The five questions Mark Carney must deliver answers to
Mark Carney makes his first appearance in front of the Treasury Select Committee today. But what should the influential committee ask our new Bank of England governor?
It certainly shouldn’t waste time questioning his salary. Whether the governor is paid £305,000 like Sir Mervyn King, or £874,000 as Carney will be, pales into insignificance against the cost or profit to the UK economy of a governor making the right decisions. The Bank under King made a hash of its financial stability mandate, at the cost of billions. The committee should discover how Carney plans to improve this situation. And it must cover five areas.
First, the organisation of the Bank. Carney was appointed as an outsider to shake things up. And he has a track record of doing so. At the Bank of Canada, he replaced not only the existing deputy governors but a number of other senior staff when he took office. The committee should press him on how he intends to change the Bank of England – particularly how he will reorganise it, given the dramatic increase in its powers care of its additional responsibilities for financial and prudential supervision.
King had a near iron grip, with key decisions flowing through him. But the new job is too big for one man. The governor should be more of a chairman and less of a chief executive, as former Monetary Policy Committee member Adam Posen has recently argued. Carney must put his own men in place as deputy governors and give them the room to run their respective divisions. And he should be allowed to bring in more people who understand financial markets, solving one of the biggest weaknesses of the Bank under King.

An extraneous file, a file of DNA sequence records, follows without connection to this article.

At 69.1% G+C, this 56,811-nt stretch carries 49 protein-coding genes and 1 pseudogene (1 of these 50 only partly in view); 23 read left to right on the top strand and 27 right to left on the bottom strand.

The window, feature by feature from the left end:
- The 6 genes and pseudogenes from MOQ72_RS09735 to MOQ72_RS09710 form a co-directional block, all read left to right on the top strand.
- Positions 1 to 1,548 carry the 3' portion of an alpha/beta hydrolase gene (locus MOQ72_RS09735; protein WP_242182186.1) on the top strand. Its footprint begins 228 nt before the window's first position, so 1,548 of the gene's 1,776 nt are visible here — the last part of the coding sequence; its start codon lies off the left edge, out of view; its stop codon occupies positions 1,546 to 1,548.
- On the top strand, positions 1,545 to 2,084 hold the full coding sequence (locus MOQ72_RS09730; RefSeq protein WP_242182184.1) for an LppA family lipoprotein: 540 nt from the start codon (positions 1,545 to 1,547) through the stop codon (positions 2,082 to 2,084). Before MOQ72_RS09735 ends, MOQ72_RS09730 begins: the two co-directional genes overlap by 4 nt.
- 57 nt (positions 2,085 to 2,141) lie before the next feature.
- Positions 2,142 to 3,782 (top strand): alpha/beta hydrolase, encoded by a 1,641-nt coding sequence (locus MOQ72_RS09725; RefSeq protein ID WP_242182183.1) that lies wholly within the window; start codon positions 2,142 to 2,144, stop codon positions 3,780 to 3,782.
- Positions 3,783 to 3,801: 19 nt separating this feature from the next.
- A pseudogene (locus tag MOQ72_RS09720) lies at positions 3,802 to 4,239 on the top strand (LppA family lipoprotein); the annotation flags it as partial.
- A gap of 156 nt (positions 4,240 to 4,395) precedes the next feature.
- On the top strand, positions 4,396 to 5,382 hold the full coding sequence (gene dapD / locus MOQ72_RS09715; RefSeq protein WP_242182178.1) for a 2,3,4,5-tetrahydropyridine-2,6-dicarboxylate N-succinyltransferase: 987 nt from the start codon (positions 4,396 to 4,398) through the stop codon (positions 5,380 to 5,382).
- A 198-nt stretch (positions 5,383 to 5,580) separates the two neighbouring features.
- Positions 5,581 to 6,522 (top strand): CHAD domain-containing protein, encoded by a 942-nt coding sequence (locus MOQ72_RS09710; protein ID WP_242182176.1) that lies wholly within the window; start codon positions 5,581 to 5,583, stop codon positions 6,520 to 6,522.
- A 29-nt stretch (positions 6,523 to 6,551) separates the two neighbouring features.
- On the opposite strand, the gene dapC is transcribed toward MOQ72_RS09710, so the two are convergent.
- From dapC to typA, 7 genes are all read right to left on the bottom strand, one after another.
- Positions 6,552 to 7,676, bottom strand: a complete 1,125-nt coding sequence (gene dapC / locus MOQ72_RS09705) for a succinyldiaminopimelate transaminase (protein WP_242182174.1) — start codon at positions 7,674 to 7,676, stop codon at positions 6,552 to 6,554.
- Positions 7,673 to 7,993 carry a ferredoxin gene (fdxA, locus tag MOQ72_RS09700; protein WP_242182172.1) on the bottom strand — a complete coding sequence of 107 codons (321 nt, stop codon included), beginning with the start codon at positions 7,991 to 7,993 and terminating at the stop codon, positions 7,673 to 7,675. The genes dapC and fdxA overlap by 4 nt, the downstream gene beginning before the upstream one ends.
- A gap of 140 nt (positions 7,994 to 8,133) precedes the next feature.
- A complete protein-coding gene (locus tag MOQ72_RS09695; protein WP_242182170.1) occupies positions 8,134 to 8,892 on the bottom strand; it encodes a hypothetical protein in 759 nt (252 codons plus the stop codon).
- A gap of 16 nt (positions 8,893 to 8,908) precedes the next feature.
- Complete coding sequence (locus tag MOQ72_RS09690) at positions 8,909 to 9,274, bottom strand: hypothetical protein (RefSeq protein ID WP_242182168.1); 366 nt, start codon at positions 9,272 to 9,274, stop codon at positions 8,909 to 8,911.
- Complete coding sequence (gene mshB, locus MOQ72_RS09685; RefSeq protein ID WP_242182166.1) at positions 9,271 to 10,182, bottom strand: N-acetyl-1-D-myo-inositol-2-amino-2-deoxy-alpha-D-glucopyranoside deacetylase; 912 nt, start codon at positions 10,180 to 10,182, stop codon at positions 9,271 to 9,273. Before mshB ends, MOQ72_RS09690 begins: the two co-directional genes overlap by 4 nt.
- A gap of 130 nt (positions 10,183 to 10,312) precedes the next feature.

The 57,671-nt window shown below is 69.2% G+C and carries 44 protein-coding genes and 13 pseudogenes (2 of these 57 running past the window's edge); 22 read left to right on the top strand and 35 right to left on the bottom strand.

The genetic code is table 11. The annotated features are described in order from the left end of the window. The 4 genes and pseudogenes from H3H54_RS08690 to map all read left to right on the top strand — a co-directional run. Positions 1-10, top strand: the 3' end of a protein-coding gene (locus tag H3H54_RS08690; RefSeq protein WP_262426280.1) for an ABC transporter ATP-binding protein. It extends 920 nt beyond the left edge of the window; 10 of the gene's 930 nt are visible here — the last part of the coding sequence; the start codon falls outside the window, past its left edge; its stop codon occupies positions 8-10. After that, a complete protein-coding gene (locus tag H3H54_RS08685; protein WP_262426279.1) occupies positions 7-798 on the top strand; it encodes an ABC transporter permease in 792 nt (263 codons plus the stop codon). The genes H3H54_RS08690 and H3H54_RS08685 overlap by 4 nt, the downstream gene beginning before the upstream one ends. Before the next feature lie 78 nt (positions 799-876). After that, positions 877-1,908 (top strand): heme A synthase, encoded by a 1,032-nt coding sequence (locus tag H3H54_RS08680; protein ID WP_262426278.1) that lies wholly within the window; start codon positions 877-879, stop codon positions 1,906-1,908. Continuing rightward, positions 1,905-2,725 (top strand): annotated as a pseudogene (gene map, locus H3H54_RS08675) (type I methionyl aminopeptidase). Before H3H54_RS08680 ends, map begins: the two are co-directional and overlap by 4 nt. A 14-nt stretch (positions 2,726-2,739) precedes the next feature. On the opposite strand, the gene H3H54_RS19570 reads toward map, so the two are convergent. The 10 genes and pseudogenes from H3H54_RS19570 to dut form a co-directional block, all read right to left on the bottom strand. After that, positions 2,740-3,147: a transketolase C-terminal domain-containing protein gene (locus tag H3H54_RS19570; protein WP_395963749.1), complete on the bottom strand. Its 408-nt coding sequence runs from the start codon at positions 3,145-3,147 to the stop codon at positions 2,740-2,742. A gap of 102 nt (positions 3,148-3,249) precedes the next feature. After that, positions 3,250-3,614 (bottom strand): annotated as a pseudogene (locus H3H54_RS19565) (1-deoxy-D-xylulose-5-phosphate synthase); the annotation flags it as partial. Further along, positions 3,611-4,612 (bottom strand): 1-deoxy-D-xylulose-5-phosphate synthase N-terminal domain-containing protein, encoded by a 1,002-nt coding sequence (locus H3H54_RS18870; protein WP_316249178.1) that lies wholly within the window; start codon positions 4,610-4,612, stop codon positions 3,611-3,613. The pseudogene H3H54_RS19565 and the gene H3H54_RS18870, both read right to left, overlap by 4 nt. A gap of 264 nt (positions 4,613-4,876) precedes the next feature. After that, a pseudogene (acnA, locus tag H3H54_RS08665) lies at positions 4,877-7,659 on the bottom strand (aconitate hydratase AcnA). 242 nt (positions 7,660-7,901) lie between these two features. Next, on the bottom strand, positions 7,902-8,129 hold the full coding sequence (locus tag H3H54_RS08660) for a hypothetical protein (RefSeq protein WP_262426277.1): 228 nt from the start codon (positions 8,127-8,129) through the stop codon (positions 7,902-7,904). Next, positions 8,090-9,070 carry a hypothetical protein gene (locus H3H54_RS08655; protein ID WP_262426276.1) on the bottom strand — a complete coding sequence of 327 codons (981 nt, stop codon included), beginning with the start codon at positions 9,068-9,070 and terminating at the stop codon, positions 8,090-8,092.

Second, the committee must ask Carney what he thinks the Bank can do to further stimulate the economy. King now talks of monetary policy having reached its limits. But he was just pulling the wrong levers. Carney ought to discuss the importance of getting bank lending growing, rather than just buying government bonds.
Thirdly, the committee should ask Carney whether he intends to be more lenient with banks on capital. King focused on forcing the banks to raise capital ratios. While this has probably improved their financial strength, it has done little to stimulate lending. We would like to see a governor who encourages banks to increase profitability through increased lending, which has been falling for over two years.
Fourthly, Carney has talked about moving away from a pure focus on inflation targeting to having more of a growth bias. The committee should ask him how he thinks this can best be done, and whether he will be push for a formal change in the objective of the Bank of England.
Finally, we need to know how Carney would judge whether he has been a success at the end of his five-year term. How he ranks his objectives will be key. Ideally he would like put growth first and foremost, subject to inflation and financial stability. The US Federal Reserve has recently done this, and Carney should follow Ben Bernanke’s lead.